My oven cooks things really quickly, and even though I set the timer for the lowest time, it was still a little burnt, hence the cut edges. But even slightly burnt the cake is surprisingly good. What’s your favorite thing to put whipped cream on? If the answer is everything, then we should totally be friends.

Baking for Bookworms: the Death Day cake from Harry Potter and the Chamber of Secrets


They say that even the best laid plans fail. But since my plan wasn’t even closet to being that good, I guess I shouldn’t be surprised that this cake was basically a complete failure. I’m sorry that this wasn’t posted on time, but I had to come to terms with this cake before I could really write about it.

I mean, it tasted good, but like most of my food it couldn’t be called pretty. Or structurally sound. So this post is less of a how-to-do-it post than a how-not-to-make-your-cake-slowly-droop-and-fall post. The frosting though was lovely, and I’ll include the recipe at the bottom.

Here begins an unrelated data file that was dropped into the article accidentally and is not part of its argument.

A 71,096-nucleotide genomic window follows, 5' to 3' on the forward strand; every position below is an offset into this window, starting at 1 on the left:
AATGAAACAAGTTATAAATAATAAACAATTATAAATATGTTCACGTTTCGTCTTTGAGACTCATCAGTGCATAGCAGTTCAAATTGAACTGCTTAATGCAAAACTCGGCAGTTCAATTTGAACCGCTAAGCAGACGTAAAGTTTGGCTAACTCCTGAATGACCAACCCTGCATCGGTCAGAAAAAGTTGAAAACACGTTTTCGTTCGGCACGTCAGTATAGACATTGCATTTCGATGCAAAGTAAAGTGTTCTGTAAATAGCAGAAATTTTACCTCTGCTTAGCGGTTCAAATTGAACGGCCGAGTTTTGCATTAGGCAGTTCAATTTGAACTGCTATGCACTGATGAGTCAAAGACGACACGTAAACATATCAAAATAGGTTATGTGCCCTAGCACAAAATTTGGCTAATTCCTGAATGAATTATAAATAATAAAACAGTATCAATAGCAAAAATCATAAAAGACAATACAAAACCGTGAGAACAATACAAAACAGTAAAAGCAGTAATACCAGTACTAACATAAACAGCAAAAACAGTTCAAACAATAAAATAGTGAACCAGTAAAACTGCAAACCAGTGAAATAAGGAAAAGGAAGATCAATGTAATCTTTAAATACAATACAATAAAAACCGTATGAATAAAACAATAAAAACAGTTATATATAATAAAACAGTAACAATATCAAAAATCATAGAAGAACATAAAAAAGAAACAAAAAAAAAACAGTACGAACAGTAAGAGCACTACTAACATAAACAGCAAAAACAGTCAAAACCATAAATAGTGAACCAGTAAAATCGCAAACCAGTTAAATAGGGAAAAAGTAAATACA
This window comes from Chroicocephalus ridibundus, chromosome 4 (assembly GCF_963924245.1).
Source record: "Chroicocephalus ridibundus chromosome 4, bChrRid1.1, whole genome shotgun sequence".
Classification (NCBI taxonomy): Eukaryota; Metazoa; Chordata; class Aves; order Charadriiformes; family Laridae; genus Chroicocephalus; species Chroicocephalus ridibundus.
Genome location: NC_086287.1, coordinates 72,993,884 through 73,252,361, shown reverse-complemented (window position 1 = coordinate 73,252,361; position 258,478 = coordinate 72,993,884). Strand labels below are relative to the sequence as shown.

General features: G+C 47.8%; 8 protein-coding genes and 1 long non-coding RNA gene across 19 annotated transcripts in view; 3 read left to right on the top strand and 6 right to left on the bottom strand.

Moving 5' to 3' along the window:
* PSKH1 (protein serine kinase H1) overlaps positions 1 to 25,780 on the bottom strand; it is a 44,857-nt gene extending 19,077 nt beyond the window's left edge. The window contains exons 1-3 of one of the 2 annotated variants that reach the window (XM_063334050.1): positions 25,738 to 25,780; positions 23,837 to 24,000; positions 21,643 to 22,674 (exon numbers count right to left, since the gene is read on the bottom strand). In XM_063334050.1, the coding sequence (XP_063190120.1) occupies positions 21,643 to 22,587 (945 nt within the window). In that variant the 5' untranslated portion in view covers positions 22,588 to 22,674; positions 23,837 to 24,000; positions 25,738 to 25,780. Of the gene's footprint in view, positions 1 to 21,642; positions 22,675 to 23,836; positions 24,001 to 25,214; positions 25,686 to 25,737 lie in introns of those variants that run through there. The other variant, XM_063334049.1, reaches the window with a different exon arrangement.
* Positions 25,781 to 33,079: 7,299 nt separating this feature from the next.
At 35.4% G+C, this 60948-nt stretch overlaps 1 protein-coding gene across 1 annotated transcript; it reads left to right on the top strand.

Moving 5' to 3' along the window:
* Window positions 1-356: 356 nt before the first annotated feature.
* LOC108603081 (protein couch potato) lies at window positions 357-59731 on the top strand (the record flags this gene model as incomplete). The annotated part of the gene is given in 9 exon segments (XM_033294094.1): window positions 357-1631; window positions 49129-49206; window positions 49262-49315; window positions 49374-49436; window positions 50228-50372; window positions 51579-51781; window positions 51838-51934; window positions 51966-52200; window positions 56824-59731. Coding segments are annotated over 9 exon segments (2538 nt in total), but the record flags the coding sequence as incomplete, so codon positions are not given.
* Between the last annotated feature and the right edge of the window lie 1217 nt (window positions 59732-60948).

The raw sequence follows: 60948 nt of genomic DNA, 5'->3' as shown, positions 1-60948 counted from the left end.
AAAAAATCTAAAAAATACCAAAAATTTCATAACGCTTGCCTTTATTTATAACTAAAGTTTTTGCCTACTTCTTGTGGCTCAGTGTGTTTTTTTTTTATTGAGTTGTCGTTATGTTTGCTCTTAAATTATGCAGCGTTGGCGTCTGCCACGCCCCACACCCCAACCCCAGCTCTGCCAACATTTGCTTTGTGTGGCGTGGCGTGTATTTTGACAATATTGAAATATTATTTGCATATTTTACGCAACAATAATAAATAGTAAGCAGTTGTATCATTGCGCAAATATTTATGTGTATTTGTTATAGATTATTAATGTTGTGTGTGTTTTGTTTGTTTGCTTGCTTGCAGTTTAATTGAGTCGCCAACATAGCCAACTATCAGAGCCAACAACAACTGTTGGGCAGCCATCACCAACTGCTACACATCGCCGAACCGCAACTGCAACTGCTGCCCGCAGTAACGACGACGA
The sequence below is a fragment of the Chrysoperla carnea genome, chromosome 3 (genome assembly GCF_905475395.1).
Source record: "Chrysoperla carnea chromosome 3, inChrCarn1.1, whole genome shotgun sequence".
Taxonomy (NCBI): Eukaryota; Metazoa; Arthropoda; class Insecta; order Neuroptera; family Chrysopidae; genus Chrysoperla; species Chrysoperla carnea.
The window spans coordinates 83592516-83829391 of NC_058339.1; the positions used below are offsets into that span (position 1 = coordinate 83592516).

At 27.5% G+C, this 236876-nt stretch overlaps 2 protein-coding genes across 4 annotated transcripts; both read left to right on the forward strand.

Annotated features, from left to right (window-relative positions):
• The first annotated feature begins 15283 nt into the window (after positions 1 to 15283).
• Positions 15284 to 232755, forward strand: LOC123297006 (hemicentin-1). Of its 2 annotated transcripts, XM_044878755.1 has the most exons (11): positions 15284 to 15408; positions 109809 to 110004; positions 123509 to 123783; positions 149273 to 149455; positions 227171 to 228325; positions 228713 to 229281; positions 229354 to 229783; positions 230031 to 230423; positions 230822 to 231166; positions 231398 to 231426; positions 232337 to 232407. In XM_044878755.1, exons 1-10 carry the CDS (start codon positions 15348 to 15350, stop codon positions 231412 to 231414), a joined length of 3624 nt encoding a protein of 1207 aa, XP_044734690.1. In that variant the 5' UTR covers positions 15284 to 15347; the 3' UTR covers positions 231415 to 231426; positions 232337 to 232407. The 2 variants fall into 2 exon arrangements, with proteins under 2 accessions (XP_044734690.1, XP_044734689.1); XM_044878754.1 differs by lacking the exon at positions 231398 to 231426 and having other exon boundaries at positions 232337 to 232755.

The cake in question was inspired by the one that’s served at Nearly Headless Nick’s 500th death day party:

“Look, food!” said Ron.

On the other side of the dungeon was a long table, also covered in black velvet. They approached it eager but the next moment had stopped in their tracks, horrified. The smell was quite disgusting. Large rotten fish were laid on handsome silver platters; cakes, burned charcoal-black, were heaped upon salvers; there was a great maggoty haggis, a slab of cheese covered in furry green mold and, in pride of place, an enormous gray cake in the shape of a tombstone, with tar-like icing forming the words,




Food is such an integral part of life, that it maintains its importance even in death. As Nick tells Harry, he chose to be a ghost rather than move into the afterlife. He calls being a ghost a “feeble imitation” of life. So while he can talk and move about, he is neither here nor there. The lack of eating just reinforces this choice and provides contrast to the students, especially to Ron, who is eating or talking about eating nearly every time he encounters the ghost.

A delicious sheet cake. Who would have known while the peaceful cake was cooling that disaster would soon come?